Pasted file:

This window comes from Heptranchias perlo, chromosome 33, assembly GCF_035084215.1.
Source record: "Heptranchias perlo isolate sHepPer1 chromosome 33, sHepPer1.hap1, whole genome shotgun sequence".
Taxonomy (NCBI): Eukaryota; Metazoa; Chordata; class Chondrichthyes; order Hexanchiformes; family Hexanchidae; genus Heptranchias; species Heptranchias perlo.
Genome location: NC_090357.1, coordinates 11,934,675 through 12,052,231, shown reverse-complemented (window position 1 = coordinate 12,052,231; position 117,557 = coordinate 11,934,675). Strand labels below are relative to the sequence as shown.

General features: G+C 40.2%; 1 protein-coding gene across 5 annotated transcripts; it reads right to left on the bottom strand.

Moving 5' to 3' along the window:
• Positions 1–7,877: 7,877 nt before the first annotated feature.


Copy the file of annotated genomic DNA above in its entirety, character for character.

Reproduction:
This window comes from Heptranchias perlo, chromosome 33, assembly GCF_035084215.1.
Source record: "Heptranchias perlo isolate sHepPer1 chromosome 33, sHepPer1.hap1, whole genome shotgun sequence".
Taxonomy (NCBI): Eukaryota; Metazoa; Chordata; class Chondrichthyes; order Hexanchiformes; family Hexanchidae; genus Heptranchias; species Heptranchias perlo.
Genome location: NC_090357.1, coordinates 11,934,675 through 12,052,231, shown reverse-complemented (window position 1 = coordinate 12,052,231; position 117,557 = coordinate 11,934,675). Strand labels below are relative to the sequence as shown.

General features: G+C 40.2%; 1 protein-coding gene across 5 annotated transcripts; it reads right to left on the bottom strand.

Moving 5' to 3' along the window:
• Positions 1–7,877: 7,877 nt before the first annotated feature.